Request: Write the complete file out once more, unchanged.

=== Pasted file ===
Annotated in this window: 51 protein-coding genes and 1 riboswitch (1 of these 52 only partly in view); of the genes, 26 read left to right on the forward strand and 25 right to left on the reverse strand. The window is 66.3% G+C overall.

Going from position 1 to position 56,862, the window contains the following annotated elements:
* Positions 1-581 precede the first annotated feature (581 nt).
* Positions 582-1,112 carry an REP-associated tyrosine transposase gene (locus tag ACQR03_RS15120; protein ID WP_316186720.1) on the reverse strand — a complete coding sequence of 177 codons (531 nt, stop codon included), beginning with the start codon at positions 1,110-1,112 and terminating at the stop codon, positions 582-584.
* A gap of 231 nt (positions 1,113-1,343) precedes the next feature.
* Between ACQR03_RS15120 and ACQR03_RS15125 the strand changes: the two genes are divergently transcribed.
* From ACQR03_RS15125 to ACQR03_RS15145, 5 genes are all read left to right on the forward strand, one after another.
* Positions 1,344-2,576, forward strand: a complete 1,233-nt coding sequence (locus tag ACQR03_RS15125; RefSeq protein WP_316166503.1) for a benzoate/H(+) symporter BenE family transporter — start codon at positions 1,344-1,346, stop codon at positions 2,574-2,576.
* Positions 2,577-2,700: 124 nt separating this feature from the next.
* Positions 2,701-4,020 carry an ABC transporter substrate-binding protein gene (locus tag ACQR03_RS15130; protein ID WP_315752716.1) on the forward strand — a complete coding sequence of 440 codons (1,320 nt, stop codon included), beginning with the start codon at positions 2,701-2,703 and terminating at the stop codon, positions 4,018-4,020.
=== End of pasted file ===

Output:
Annotated in this window: 51 protein-coding genes and 1 riboswitch (1 of these 52 only partly in view); of the genes, 26 read left to right on the forward strand and 25 right to left on the reverse strand. The window is 66.3% G+C overall.

Going from position 1 to position 56,862, the window contains the following annotated elements:
* Positions 1-581 precede the first annotated feature (581 nt).
* Positions 582-1,112 carry an REP-associated tyrosine transposase gene (locus tag ACQR03_RS15120; protein ID WP_316186720.1) on the reverse strand — a complete coding sequence of 177 codons (531 nt, stop codon included), beginning with the start codon at positions 1,110-1,112 and terminating at the stop codon, positions 582-584.
* A gap of 231 nt (positions 1,113-1,343) precedes the next feature.
* Between ACQR03_RS15120 and ACQR03_RS15125 the strand changes: the two genes are divergently transcribed.
* From ACQR03_RS15125 to ACQR03_RS15145, 5 genes are all read left to right on the forward strand, one after another.
* Positions 1,344-2,576, forward strand: a complete 1,233-nt coding sequence (locus tag ACQR03_RS15125; RefSeq protein WP_316166503.1) for a benzoate/H(+) symporter BenE family transporter — start codon at positions 1,344-1,346, stop codon at positions 2,574-2,576.
* Positions 2,577-2,700: 124 nt separating this feature from the next.
* Positions 2,701-4,020 carry an ABC transporter substrate-binding protein gene (locus tag ACQR03_RS15130; protein ID WP_315752716.1) on the forward strand — a complete coding sequence of 440 codons (1,320 nt, stop codon included), beginning with the start codon at positions 2,701-2,703 and terminating at the stop codon, positions 4,018-4,020.